1. Powdered drug solutions

2. Powdered drug suspensions

3. Powdered drug emulsions

4. Powdered liquid drugs

Furthermore, the earlier term ‘powdered solutions’ seems to be inadequate even in describing the original systems, since it has not been proven that the drug remains in solution in the liquid vehicle after its deposition on the extremely large powder surfaces of silica’s used.

Advantages of liquisolid compact

• A great number of slightly and very slightly water-soluble and practically water-insoluble liquid and solid drugs such as digitoxin, prednisolone and hydrocortisone etc. can be formulated into liquisolid systems using the new formulationmathematical model.

• Better availability of an orally administered water-insoluble drug is achieved when the drug is in solution form.

• Though the drug is in a tableted or encapsulated dosage form it is held in a solubilized liquid state, which consequently contributes to increased drug wetting properties, thereby enhancing drug dissolution.

• Production cost of liquisolid systems is lower than that of soft gelatin capsules.

• Advantage of liquisolid systems, particularly for powdered liquid drugs, during dissolution of a liquisolid tablet, after the disintegration process is completed, the drug solution or liquid drug, carried on the suspended and thoroughly agitated primary particles, is dispersed throughout the volume of the dissolution medium; such a phenomenon does not extensively occur during the dissolution process of soft gelatin capsule preparations. Therefore, since more drug surface is exposed to the dissolving medium, liquisolid systems exhibit enhanced drug release.

• Optimized rapid-release liquisolid tablets or capsules of waterinsoluble drugs exhibit enhanced in-vitro and drug release as compared to their commercial counterparts.

• Optimized sustained-release liquisolid tablets or capsules of water-insoluble drugs exhibit surprisingly constant dissolution rates (zero-order-release) comparable only to expensive commercial preparations that combine osmotic pump technology and laser-drilled tablets [10].

Disadvantages of liquisolid system

• The liquisolid systems have low drug loading capacities and they require high solubility of drug in non-volatile liquid vehicles.

• It requires more efficient excipients which have higher adsorption capacities which provide faster drug release with a smaller tablet size to improve liquisolid formulations.

• To maintain acceptable flowability and compatibility for liquisolid powder formulation high levels of carrier and coating materials are require and that in turn will increases the weight of each tablet above 1gm which is very difficult to swallow.

Need of liquisolid system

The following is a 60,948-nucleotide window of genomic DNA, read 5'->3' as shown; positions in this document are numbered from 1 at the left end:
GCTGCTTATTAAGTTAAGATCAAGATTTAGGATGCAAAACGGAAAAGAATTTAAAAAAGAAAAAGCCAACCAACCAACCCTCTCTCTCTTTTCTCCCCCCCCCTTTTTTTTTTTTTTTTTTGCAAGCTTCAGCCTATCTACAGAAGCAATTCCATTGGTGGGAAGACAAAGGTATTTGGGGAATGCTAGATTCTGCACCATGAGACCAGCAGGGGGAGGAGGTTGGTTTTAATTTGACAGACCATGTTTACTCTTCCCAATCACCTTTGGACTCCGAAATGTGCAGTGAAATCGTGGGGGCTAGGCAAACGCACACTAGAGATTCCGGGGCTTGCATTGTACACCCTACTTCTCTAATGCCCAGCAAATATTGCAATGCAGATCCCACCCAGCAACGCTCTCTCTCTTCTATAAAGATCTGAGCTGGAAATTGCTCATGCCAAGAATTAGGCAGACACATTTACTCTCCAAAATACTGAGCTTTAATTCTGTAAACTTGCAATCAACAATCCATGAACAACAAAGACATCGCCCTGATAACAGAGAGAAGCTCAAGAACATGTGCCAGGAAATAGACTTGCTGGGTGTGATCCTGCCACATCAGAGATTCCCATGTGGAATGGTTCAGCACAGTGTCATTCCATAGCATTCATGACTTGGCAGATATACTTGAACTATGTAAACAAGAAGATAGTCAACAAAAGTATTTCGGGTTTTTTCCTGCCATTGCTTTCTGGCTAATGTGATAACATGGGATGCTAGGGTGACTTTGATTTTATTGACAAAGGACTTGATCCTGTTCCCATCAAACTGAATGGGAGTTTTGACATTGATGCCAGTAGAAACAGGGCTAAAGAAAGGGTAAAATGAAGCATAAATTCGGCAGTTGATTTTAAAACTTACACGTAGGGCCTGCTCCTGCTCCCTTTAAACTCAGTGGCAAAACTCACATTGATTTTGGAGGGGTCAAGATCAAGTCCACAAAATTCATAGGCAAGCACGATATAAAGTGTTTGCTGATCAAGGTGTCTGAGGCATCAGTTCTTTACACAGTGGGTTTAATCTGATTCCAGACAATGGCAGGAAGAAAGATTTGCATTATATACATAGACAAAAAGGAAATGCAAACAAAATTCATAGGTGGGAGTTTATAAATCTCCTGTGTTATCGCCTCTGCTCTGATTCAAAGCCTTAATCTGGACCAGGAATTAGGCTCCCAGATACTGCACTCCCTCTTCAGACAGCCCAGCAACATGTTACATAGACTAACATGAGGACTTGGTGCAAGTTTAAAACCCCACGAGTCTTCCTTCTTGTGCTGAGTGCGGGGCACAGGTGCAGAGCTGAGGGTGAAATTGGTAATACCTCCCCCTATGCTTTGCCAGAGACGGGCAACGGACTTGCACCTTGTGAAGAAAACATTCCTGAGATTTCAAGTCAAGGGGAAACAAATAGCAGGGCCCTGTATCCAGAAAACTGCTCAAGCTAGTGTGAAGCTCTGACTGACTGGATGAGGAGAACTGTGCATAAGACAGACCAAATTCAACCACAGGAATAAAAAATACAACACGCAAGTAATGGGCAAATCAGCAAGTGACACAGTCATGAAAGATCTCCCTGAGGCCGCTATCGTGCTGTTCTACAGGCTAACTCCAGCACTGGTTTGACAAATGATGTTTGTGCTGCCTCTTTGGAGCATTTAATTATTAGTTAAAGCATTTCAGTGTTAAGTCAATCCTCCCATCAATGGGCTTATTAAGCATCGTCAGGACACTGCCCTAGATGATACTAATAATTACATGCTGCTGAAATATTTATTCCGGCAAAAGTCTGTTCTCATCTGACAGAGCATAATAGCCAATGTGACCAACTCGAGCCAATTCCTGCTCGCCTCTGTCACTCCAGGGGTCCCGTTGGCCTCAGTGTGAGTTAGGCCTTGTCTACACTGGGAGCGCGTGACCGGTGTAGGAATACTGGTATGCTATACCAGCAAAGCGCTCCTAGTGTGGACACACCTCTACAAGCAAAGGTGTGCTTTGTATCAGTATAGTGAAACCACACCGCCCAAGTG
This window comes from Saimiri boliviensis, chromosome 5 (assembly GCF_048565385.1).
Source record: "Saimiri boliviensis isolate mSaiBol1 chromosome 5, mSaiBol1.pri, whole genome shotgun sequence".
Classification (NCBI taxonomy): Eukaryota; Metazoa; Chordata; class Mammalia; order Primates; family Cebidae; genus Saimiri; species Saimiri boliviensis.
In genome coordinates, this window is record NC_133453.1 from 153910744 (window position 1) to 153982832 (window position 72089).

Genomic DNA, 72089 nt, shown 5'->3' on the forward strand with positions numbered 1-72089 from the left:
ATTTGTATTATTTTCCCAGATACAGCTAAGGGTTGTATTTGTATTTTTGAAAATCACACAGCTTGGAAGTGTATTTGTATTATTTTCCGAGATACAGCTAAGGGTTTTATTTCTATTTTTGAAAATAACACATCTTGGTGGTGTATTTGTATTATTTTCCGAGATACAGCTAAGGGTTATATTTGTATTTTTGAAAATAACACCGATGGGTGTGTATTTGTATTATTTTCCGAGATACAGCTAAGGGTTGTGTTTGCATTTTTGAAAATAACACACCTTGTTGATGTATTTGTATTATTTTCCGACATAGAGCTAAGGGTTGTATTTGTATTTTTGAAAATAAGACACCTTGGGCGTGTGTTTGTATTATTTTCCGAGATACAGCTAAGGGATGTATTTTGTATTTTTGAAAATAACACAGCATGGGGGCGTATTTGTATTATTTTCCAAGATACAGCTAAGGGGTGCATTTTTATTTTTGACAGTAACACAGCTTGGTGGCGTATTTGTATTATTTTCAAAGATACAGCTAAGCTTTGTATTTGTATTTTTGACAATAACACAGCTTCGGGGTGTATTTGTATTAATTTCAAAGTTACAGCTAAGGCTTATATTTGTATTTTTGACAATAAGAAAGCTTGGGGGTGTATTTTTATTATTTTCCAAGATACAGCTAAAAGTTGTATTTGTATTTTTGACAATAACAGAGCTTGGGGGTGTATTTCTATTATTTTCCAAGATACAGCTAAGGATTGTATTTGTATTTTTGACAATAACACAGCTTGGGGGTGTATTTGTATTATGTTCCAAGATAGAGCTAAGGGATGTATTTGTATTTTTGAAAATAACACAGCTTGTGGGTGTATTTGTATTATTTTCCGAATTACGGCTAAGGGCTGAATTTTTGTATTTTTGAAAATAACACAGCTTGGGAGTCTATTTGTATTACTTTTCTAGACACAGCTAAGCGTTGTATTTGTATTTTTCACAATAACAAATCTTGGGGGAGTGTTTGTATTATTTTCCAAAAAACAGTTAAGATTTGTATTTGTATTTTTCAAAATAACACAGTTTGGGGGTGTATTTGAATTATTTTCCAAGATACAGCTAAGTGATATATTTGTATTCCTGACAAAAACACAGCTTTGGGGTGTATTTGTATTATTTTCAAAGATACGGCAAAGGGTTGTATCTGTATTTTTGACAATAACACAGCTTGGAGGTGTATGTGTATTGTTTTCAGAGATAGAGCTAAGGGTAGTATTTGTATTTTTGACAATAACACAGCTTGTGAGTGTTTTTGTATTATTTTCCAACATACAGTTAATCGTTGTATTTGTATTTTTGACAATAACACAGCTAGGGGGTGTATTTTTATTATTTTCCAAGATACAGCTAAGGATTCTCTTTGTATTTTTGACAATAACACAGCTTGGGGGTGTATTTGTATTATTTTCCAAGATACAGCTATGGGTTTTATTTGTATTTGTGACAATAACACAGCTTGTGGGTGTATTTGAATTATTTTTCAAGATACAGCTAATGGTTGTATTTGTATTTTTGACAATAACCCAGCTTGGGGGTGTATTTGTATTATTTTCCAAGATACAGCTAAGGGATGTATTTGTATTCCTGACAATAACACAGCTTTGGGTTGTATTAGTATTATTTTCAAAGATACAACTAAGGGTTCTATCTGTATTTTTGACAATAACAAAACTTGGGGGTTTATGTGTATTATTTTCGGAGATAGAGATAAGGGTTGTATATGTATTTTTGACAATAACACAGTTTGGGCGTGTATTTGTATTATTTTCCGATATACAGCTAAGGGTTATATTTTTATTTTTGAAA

The oral route remains the preferred route of drug administration due to its convenience, good patient compliance and low medicine production costs. In order for a drug to be absorbed into the systemic circulation following oral administration, the drug must be dissolved in the gastric fluids. Thus, one of the major challenges to drug development today is poor solubility, as an estimated 40% of all newly developed drugs are poorly soluble or insoluble in water. In addition, up to 50% of orally administered drug compounds suffer from formulation problems related to their low solubility and high lipophilicity. Bioavailability of poorly water soluble hydrophobic drugs (class II in bio pharmaceutics classification system) is limited by their solubility and dissolution rate. The dissolution rate of these drugs can be improved by decreasing particle size, decreasing crystallinity, and or increasing the surface area. Several studies have been carried out to increase the dissolution rate of drugs by decreasing the particle size, by creating nanoparticles and micro particles. However, the fine drug particles have high tendency to agglomerate due to van der Waals attraction or hydrophobicity, which both result in a decrease in surface area over time. Another way of increasing the dissolution rate is adsorption of the drug onto a high-surface area carrier. In this technique, the drug is dissolved in an organic solvent followed by soaking of the solution by a highsurface- area carrier such as silica. Here, agglomeration of the drug particles is prevented due to the binding of drug to the carrier. However, due to the presence of the residual solvent in the drug formulation, it is disadvantageous to use toxic solvents [11-13]. To overcome the problem, the technique of ‘liquisolid compacts’ is a new and promising approach towards dissolution enhancement. Liquisolid compacts possess acceptable flowability and compressibility properties. They are prepared by simple blending with selected powder excipients referred to as the carriers and the coating materials. Many grades of cellulose, starch, lactose, etc. can be used as carriers, whereas silica’s of very fine particle size can be used as coating materials. In such systems, the drug existed in a molecular state of subdivision and systems were free flowing, on-adherent, dry looking powders. This technique was successfully applied for low dose waterinsoluble drugs. Due to significantly increased wetting properties and surface area of drug available for dissolution, liquisolid compacts of water insoluble substances may be expected to display enhanced drug release characteristics and, consequently, improved oral bioavailability. Since dissolution of a non-polar drug is often the rate limiting step in gastrointestinal absorption, better bioavailability of an orally administered water-insoluble drug is achieved when the drug is already in solution, thereby displaying enhanced dissolution rates. The technique of liquisolid compacts has been successfully employed to improve the in vitro release of poorly water soluble drugs such as carbamazepine, famotidine, piroxicam, indomethacin, hydrocortisone, naproxen and prednisolone [13].